Tuesday, 12 June 2012

The Good Old Days, Ernst Klee and others

Following on from my post on "Hitler and the banality of evil".....

Understandably enough, Holocaust literature tends to be written from the perspective of the victims - think Primo Levi and Elie Wiesel.  This book, however, tells the story of the Shoah from the point of view of the perpetrators.  It is an anthology of painstakingly collected letters, reports, diaries, interviews and photographs created by the men of the SS, military and police who carried out the genocide.  Hugh Trevor-Roper wrote the foreword: "This is a horrible book to read, and yet one that should be read".

The malefactors approached the business of killing Jewish civilians in different ways.  Some sadists took to the job with relish, but most of those involved seem to have had a more normal emotional response.  In various cases, the killing exacted a real psychological cost: impotence was reportedly one common symptom, and some men ended up in mental hospitals, or simply turned their guns on themselves.  Some seem to have experienced conflicting feelings.  A few appear to have refused outright to shoot innocent people, and there seems to be no evidence that any of them suffered any very serious consequences as a result (there were reports that Himmler himself had ordered that refusers not be mistreated - he seems to have realised that perpetrating genocide was a big ask even for Nazis).  Most men, however, obeyed their orders one way or another.

The killing began with the mass shooting of Jews by Einsatzgruppen after the invasion of the USSR in 1941.  The SS then switched from shooting to gassing, a method that was thought to be more humane (for the perpetrators, that is - the victims' interests had little to do with it).  They first used "gas vans" in which the exhaust was fed into the main body of the van, then switched to the infamous gas chambers in the death camps.  It wasn't just the Germans who were responsible for this: the conquered eastern territories had a long history of antisemitism, and the Nazis were aided and abetted by citizens of the former Soviet empire.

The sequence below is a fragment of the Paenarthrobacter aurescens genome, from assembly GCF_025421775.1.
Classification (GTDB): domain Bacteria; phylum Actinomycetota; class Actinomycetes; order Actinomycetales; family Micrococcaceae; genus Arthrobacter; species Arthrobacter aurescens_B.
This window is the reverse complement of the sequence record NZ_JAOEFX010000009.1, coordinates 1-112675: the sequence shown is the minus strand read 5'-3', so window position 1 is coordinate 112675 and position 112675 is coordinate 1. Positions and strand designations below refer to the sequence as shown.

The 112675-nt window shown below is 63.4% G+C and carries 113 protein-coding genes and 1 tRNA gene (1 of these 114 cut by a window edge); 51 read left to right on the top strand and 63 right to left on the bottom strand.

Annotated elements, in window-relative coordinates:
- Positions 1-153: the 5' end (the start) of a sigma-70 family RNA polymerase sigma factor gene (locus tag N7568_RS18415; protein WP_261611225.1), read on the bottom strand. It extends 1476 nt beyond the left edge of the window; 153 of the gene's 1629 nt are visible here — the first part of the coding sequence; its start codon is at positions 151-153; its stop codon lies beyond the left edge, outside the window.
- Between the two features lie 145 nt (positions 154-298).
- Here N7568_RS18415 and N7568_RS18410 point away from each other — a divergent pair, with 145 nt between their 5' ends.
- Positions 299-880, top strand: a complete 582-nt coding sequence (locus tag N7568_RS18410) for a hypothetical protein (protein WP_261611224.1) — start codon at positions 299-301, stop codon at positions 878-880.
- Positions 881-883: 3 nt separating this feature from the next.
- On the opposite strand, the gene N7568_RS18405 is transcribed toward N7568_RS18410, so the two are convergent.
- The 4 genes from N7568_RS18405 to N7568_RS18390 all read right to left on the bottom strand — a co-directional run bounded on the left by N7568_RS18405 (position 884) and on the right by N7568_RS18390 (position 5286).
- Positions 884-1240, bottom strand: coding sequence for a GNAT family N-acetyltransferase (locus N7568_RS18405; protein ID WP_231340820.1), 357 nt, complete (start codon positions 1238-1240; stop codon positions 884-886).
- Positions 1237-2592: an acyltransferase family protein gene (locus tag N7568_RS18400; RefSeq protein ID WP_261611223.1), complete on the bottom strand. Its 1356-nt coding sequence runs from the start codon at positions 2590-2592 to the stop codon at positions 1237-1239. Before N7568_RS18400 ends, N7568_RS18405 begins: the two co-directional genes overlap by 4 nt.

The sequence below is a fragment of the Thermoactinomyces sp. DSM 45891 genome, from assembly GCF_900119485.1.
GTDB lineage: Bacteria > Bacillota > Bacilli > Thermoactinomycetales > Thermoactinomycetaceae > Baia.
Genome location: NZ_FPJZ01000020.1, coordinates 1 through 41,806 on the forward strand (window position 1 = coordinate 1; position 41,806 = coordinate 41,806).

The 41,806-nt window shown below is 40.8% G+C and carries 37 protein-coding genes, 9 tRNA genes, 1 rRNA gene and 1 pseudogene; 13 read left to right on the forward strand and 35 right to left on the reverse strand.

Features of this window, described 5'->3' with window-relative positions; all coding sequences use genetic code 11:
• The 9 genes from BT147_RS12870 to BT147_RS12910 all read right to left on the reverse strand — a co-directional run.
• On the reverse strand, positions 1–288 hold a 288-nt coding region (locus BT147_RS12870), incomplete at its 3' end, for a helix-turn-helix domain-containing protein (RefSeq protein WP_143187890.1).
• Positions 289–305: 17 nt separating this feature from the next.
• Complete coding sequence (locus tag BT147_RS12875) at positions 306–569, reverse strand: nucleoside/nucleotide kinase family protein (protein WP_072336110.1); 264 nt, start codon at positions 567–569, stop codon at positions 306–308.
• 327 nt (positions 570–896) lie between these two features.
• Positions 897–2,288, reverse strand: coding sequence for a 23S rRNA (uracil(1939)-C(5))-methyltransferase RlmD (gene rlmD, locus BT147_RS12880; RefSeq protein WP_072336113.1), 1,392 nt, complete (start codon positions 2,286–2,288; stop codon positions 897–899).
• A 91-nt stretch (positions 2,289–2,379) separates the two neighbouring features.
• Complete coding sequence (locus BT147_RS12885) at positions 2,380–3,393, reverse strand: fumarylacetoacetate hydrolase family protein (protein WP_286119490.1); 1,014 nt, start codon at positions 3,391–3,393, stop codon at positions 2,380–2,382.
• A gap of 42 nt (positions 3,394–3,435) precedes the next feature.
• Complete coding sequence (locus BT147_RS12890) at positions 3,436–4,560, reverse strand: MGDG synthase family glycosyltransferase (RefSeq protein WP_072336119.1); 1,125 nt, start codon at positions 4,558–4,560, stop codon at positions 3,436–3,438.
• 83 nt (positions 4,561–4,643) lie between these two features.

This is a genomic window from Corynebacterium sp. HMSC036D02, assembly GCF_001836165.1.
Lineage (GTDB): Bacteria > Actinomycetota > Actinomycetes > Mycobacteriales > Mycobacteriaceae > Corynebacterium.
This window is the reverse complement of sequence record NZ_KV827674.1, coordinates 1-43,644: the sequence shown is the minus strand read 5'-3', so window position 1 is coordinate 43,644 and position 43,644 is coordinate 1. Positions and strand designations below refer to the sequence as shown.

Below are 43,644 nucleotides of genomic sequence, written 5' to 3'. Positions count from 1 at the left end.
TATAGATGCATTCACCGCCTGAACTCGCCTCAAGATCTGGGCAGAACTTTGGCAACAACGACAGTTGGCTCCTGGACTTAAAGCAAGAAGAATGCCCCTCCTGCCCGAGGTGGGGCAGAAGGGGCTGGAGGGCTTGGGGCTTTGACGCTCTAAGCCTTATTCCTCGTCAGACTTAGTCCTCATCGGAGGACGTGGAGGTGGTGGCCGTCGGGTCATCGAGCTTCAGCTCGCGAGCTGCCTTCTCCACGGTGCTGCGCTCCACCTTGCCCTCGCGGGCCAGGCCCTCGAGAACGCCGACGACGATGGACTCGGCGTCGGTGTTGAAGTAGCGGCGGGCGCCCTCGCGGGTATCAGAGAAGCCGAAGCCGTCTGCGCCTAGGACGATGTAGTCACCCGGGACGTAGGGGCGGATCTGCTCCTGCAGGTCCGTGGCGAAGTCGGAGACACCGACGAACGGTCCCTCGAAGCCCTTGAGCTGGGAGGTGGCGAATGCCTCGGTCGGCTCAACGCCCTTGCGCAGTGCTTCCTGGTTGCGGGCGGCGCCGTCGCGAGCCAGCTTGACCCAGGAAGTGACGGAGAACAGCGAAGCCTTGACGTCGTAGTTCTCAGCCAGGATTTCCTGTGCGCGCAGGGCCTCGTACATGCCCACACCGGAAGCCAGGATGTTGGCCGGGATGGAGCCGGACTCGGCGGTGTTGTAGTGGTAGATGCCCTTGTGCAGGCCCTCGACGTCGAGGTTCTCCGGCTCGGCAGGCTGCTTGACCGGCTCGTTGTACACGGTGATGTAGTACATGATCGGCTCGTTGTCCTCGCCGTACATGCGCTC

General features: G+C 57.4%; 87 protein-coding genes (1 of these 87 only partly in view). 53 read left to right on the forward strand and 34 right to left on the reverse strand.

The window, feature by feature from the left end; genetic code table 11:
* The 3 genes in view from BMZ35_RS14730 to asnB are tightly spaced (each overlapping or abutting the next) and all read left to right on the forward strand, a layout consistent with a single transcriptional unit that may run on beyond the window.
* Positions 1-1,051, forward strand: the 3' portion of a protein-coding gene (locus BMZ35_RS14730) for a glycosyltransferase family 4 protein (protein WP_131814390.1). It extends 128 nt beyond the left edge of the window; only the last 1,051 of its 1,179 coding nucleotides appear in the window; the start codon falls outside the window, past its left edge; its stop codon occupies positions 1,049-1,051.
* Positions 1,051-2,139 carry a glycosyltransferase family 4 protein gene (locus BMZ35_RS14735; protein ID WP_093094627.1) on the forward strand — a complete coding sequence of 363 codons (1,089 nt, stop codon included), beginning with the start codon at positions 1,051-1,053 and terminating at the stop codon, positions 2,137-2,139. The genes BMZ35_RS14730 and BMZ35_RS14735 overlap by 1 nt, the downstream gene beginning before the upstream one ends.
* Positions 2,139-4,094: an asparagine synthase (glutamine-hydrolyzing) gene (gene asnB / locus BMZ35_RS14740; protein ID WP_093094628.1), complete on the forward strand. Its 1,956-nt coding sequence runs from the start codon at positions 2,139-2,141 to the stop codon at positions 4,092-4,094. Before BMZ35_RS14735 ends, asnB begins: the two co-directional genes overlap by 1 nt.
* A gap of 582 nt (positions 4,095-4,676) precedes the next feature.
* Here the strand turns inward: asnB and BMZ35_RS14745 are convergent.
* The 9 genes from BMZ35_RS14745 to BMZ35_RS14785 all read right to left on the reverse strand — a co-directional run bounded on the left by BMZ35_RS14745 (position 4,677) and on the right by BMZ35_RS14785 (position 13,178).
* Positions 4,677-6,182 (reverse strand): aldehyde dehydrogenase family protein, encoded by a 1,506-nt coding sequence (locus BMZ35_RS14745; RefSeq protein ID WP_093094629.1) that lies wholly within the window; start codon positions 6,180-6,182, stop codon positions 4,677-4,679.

One is reminded of Hannah Arendt's observations on the banality of evil.  The perpetrators of the Holocaust spent much of their time attending meetings, writing memos, worrying about promotion, missing their girlfriends, and so on.  A number of them had PhDs.  In some cases, there is evidence that years of propaganda had succeeded in convincing them that the Jews were a dangerous and inferior race and that they had to do their duty to the Fuehrer.  Others claimed that their heart hadn't really been in it.  One senior Nazi (Maximilian Grabner, a senior Gestapo officer at Auschwitz) made the astounding statement: "I only took part in the murder of some three million people out of consideration for my family".  It would be bad enough if he was cynically using his family loyalty to justify participating in genocide.  It would be much worse if he actually believed it.  Some of the contemporary accounts observed that the Germans had better win the war now, because there would be hell to pay if they lost - as, indeed, there was when the Red Army rode into town.

There is some evidence that some Germans (for example, those who were in the Army rather than the SS) were more disquieted by what was going on than others.  One SS man was prosecuted and sentenced by a Nazi court for going too far in his brutal treatment of the Jews - though not out of concern for his victims, but rather as a punishment for his perceived indiscipline and weakness of character.  He was later pardoned in the last months of the war.

One reason for publishing this book was apparently to provide evidence to refute Holocaust deniers.  This is something of a fool's errand, given that Holocaust denial is ultimately based on ideology rather than evidence.  Perhaps a better reason for publishing, and reading, the book is to bring home the proximity of barbarity and the utter ordinariness of many of the individuals who fall into it.